Manufacturers control the quality of their products. Manufacturers are the first to know when a medical device is dangerous or underperforming. Thus, it is in the best interest of patients, and society in general, for manufacturers to be liable for the safety and effectiveness of their products. To allow a repeat offender, like Guidant, to escape with a fine (that is entirely borne by the shareholders of Boston Scientific) does not hold the guilty parties fully accountable and inevitably undermines patient safety.
Sadly, it’s hard to know what the cardiologists are really looking for. I suspect they want the executives in charge to be put in jail, or have to pay fines from their own pockets. But, this may be a situation where there is no relief, as thousands of patients and their families know because they are prevented from filing meaningful civil lawsuits. The only thing we can do is work to repair the damage caused by medical device immunity.
For more on the Guidant topic, see our prior blog posts.
Sometimes, personal responsibility is hard to come by. The same can be true of corporate responsibility, which is simply another version of personal responsibility (under the law, corporations are entities capable of suing and being sued, and doing many of the same things that people do).
Exhibit A is Guidant’s plea in federal court on Monday. Guidant (recently acquired by Boston Scientific) pleaded guilty to criminal violations of the Federal Food, Drug and Cosmetic Act. Specifically, it pleaded guilty to two violations:
- making a materially false statement in a required submission to the FDA (Ventak Prizm 2DR)
- Failing to notify the FDA of a “correction” made to reduce a health risk caused by defibrillators (Contak Renewal)
As part of the plea, Guidant is agreeing to pay over $296 million in criminal penalties, the largest criminal penalty ever imposed on a device manufacturer. Judge Donovan Frank is reviewing the plea agreement.
The defibrillators are devices implanted near the heart, designed to provide life-saving electrical jolts to patients with heart defects. Because of the defective devices, people have died when the devices did not function as they were expected to. Prosecutors allege that the manufacturer, which had notice of the problems, tried to cover up the fact that those deaths were caused by the defibrillators.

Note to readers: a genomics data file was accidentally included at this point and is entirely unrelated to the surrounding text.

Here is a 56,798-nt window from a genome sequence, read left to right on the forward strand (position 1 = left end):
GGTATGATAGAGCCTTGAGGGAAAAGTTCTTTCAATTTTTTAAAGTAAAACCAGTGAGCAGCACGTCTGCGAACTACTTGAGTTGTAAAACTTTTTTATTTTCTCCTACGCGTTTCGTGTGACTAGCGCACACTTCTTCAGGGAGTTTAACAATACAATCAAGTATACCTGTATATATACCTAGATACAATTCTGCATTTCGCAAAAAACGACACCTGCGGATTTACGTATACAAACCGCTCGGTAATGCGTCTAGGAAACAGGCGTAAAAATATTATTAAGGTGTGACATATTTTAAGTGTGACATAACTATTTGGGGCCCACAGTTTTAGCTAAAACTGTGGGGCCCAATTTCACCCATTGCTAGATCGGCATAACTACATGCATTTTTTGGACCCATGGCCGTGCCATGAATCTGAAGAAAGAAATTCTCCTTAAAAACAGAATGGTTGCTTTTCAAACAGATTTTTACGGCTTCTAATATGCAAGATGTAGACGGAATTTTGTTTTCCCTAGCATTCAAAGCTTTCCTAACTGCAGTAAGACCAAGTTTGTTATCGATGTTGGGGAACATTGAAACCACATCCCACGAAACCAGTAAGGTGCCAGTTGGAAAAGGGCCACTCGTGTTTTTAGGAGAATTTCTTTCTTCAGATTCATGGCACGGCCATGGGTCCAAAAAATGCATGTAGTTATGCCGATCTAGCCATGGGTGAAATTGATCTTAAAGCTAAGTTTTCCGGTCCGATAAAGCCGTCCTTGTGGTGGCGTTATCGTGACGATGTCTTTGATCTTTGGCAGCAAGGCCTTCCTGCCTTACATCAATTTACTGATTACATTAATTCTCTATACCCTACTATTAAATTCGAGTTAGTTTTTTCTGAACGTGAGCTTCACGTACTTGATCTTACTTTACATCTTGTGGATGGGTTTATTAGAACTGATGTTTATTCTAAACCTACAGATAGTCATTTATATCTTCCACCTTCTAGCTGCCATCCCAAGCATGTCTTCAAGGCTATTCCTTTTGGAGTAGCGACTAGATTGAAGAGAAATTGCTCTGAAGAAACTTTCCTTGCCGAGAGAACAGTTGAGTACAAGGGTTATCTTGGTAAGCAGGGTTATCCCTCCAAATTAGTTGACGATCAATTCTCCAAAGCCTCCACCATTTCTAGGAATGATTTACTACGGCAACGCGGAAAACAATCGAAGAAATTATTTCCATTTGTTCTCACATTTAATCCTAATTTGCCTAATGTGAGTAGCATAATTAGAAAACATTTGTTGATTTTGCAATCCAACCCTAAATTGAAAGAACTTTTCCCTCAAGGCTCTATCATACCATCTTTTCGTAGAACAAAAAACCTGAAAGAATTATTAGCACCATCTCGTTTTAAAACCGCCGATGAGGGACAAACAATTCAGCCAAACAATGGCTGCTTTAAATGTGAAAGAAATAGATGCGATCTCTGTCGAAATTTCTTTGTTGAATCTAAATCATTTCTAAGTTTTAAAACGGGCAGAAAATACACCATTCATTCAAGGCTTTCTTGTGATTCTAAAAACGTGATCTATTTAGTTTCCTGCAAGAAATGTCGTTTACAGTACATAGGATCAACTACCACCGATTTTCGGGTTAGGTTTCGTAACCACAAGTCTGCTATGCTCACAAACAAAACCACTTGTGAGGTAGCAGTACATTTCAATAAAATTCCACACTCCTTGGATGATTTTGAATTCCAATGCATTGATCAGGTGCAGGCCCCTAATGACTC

More Guidant Recall Information
It is important to remember that none of the $296 million is going to Guidant’s victims or their families. The company is being held criminally responsible, but civil responsibility is elusive here. Even though Guidant admitted its wrongdoing, the U.S. Supreme Court decision in Riegel v. Medtronic holds that medical device manufacturers cannot be held civilly responsible for devices approved by the FDA’s premarket approval process.
So, there’s only limited responsibility here. The Medical Device Safety Act (introduced in Congress as S. 540 and H.R. 1346) is designed to remedy that situation.
If a rich man clubs a child with a baseball bat, shouldn’t he be sent to jail and subject to paying for the child’s injuries? Same thing should hold true for corporations.
Here are the stories we’re following this week:
- Fosamax and Statute of Limitations: Recent Fosamax case and application of American Pipe mass tort/class action tolling (HT: Drug and Device Law Blog)
- Drug Pushers: Are sales reps who promote their companies drugs with direct-to-consumer (DTC) advertising “pushers?” (HT: Pharma Marketing Blog)
- Anemia Drugs: Anemia drugs by Johnson & Johnson and Amgen may exacerbate heart problems and survival in kidney patients (HT: FiercePharma)
- Price-fixing: According to a Bloomberg report, Germany cuts costs of drugs by precluding manufacturers from setting their own prices.
- Neurontin: Reuters reports that Pfizer loses a RICO trial to the tune of $141 million.
- Boston Scientific Defibrillators: Another perspective here. You can see our previous blog post here.
- CT Scan Radiation: New York Times article about whether FDA ignored warnings about radiation problems.
Heart devices and the companies that manufacture them have had a rocky road the past few years (excluding Medtronic’s failed sprint fidelis leads: despite needlessly shocking patients, claims for injuries have been found by a federal trial court to be preempted). These include Guidant, which was subject recall and numerous lawsuits over its defibrillators because of a short-circuiting problem.
Now, Boston Scientific (which acquired Guidant in 2006) has voluntarily recalled all (non-implanted) implantable cardioverter defibrillators (ICDs) and cardiac resynchronization therapy defibrillators (CRT-Ds). An ICD is a device that monitors heart rhythms and delivers life-saving shocks if dangerous rhythms are detected. A CRT-D treats certain types of heart failure by coordinating the pumping of the heart’s ventricles. The units recalled fall under the COGNIS, CONFIENT, LIVIAN, PRZM, RENEWAL, TELIGEN and VITALITY lines.